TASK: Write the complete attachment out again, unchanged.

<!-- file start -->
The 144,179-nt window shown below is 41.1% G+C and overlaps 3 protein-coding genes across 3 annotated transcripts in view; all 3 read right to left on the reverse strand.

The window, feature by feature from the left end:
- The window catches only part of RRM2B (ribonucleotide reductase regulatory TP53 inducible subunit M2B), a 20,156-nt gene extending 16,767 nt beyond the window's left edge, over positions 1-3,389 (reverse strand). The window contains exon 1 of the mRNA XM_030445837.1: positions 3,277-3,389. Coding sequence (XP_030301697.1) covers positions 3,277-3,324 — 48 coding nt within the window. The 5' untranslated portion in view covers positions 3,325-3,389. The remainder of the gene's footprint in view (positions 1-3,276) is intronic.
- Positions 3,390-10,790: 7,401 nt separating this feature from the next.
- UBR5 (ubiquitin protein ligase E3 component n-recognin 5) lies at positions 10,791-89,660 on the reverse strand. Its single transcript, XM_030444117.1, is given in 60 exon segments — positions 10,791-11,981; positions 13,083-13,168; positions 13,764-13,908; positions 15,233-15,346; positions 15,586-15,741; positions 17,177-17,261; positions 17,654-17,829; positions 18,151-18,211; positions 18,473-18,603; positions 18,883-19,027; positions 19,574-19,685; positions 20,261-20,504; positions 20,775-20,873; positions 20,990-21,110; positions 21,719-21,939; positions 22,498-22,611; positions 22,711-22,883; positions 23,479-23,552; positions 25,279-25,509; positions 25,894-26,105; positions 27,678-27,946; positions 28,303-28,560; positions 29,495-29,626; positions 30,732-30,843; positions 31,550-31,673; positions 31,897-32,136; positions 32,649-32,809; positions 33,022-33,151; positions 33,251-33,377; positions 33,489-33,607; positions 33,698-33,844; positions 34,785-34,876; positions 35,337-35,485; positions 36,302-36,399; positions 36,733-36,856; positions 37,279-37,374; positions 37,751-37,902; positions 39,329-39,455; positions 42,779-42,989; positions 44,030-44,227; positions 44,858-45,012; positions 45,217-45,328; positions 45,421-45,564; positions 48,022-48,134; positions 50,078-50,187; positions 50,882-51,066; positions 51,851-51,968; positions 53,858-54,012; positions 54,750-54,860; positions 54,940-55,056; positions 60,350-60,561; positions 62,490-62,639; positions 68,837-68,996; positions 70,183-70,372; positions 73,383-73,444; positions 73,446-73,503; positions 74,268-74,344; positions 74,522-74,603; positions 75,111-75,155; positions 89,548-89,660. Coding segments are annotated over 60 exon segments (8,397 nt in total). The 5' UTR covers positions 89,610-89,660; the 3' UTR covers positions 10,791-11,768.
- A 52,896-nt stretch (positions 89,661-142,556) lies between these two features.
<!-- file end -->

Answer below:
The 144,179-nt window shown below is 41.1% G+C and overlaps 3 protein-coding genes across 3 annotated transcripts in view; all 3 read right to left on the reverse strand.

The window, feature by feature from the left end:
- The window catches only part of RRM2B (ribonucleotide reductase regulatory TP53 inducible subunit M2B), a 20,156-nt gene extending 16,767 nt beyond the window's left edge, over positions 1-3,389 (reverse strand). The window contains exon 1 of the mRNA XM_030445837.1: positions 3,277-3,389. Coding sequence (XP_030301697.1) covers positions 3,277-3,324 — 48 coding nt within the window. The 5' untranslated portion in view covers positions 3,325-3,389. The remainder of the gene's footprint in view (positions 1-3,276) is intronic.
- Positions 3,390-10,790: 7,401 nt separating this feature from the next.
- UBR5 (ubiquitin protein ligase E3 component n-recognin 5) lies at positions 10,791-89,660 on the reverse strand. Its single transcript, XM_030444117.1, is given in 60 exon segments — positions 10,791-11,981; positions 13,083-13,168; positions 13,764-13,908; positions 15,233-15,346; positions 15,586-15,741; positions 17,177-17,261; positions 17,654-17,829; positions 18,151-18,211; positions 18,473-18,603; positions 18,883-19,027; positions 19,574-19,685; positions 20,261-20,504; positions 20,775-20,873; positions 20,990-21,110; positions 21,719-21,939; positions 22,498-22,611; positions 22,711-22,883; positions 23,479-23,552; positions 25,279-25,509; positions 25,894-26,105; positions 27,678-27,946; positions 28,303-28,560; positions 29,495-29,626; positions 30,732-30,843; positions 31,550-31,673; positions 31,897-32,136; positions 32,649-32,809; positions 33,022-33,151; positions 33,251-33,377; positions 33,489-33,607; positions 33,698-33,844; positions 34,785-34,876; positions 35,337-35,485; positions 36,302-36,399; positions 36,733-36,856; positions 37,279-37,374; positions 37,751-37,902; positions 39,329-39,455; positions 42,779-42,989; positions 44,030-44,227; positions 44,858-45,012; positions 45,217-45,328; positions 45,421-45,564; positions 48,022-48,134; positions 50,078-50,187; positions 50,882-51,066; positions 51,851-51,968; positions 53,858-54,012; positions 54,750-54,860; positions 54,940-55,056; positions 60,350-60,561; positions 62,490-62,639; positions 68,837-68,996; positions 70,183-70,372; positions 73,383-73,444; positions 73,446-73,503; positions 74,268-74,344; positions 74,522-74,603; positions 75,111-75,155; positions 89,548-89,660. Coding segments are annotated over 60 exon segments (8,397 nt in total). The 5' UTR covers positions 89,610-89,660; the 3' UTR covers positions 10,791-11,768.
- A 52,896-nt stretch (positions 89,661-142,556) lies between these two features.